When folks are first told to go on a low sodium diet, they think or maybe hope that means a low salt diet. However, a low salt diet is not the same as a low sodium diet. The term low salt diet makes it sound like you can still have salt, even if it is just a little bit. Whereas, low sodium diet is pretty much the same as a no salt diet, or a salt free diet, just more inclusive. A low sodium diet is not just counting the sodium in salt but includes sodium from all other sources, as well.
Some folks are just confusing the terms salt and sodium, thinking these terms mean the same thing. Salt is sodium but not all sodium is salt. For example, there is sodium naturally occurring in vegetables that is not salt. However, sodium is still sodium and must be counted as such, when calculating your daily sodium intake.
When most of us think of sodium we think salt, usually table salt. There are other common sources of sodium, especially in processed foods. Here are a few common ingredients to watch for:
- Monosodium glutamate / Msg – Flavor enhancer (Accent is 100% Msg)
- Baking Powder – Leavening agent (120 mg sodium per 1/4 tsp)
- Baking Soda – Leavening agent (150 mg sodium per 1/8 tsp)
- Disodium phosphate – Anti-caking agent
- Sodium alginate – As a thickener in soups and jellies
- Sodium nitrite or nitrate – Preservative helps retain color in meats and fish
The sodium in salt even just a little (thinking low salt) can add-up quickly. A teaspoon of salt is about 2400 mg of sodium. Divide that number by 4, (as a serving of salt is calculated as 1/4 teaspoon) and now you have 600 mg of sodium in your meal without even trying. So something that may be considered as low salt or low in salt can still be high in sodium.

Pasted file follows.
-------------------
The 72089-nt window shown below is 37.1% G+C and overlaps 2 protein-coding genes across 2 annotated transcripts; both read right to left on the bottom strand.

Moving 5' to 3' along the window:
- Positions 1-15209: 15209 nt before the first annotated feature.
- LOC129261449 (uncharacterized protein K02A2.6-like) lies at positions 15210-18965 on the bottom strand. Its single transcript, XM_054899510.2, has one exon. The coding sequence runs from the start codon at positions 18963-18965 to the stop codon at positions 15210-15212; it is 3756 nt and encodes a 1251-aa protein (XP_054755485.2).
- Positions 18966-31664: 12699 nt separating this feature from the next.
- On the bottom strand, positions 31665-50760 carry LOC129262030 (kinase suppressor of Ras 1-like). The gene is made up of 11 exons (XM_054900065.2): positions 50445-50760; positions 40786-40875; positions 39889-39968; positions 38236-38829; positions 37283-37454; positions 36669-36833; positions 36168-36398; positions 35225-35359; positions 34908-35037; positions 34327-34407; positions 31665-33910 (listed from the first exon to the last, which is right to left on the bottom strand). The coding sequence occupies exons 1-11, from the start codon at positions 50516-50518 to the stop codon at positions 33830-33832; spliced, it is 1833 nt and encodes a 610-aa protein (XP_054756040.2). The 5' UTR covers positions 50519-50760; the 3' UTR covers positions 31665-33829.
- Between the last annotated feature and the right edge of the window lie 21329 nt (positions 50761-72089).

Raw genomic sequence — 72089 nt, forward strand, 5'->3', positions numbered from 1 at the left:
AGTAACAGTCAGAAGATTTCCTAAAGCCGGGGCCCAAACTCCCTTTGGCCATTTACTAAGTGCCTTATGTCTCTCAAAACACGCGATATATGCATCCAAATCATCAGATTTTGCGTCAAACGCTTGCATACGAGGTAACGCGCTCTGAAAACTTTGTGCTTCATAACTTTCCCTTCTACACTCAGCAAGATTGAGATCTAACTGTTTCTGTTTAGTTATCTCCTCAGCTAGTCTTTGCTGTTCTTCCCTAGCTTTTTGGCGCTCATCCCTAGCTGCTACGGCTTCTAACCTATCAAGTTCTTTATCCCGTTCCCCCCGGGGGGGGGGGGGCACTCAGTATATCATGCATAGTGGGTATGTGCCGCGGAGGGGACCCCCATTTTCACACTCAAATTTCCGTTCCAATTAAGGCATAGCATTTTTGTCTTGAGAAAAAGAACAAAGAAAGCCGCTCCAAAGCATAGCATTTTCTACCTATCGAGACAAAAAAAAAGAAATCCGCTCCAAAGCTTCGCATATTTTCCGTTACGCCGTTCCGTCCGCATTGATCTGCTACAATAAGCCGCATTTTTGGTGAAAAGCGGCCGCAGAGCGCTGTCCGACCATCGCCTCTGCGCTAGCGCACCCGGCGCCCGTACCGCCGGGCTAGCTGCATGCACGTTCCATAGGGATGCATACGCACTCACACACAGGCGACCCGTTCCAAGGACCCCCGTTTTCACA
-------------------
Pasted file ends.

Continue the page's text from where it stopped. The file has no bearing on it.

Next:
A low sodium diet usually allows a daily sodium intake of 2,000 mg of sodium (or less), per day. A regular diet is allowed 2400 mg of sodium per day as you read on the nutrition labels. Just by reducing the sodium by 400 mg, you could be on a low sodium diet.
That doesn’t sound hard to do. The problem is the average person easily gets 2 to 5 times the amount of sodium they need (or more), everyday. Most of the sodium comes from eating highly processed foods like deli meats, condiments like pickles, fast food, frozen food, canned food, bread, cheese, even so-called heart healthy or low fat foods are usually high in sodium, not just from salt but also from ingredients like ones listed above.
It used to be that most of our sodium came by using the salt shaker at the table. The doctor just had to say “Take the salt shaker off the table.” More salt started being used in cooking. Either more salt was added during cooking to make the food tastier or saltier ingredients were added when cooking. Even if you are not adding salt, certain ingredients can send the sodium count through the roof. For instance, canned soups, canned broths, bouillon cubes, paste or powder, and packaged seasoning mixes are common additions to many home cooked meals.
Most folks have no idea about how sodium counting works. They just know they are not adding salt to their cooking or at the table and their blood pressure is still high. They may not be adding salt but their food is high in sodium (from other ingredients, some of which may have salt in them).
So when you are told to go on a low sodium diet, don’t think of it as a low salt diet. The terms are not interchangeable. Salt is just not allowed. Learn to eliminate salt period, not even a pinch. You don’t even need to salt the water for pasta, rice, potatoes, or oatmeal. This may be hard for you to do at first, but you can. The key is to prepare flavorful food using fresh ingredients, different types of herbs, spices and a variety of salt free seasonings.
Now you know not to use the term low salt diet when you really mean a low sodium diet.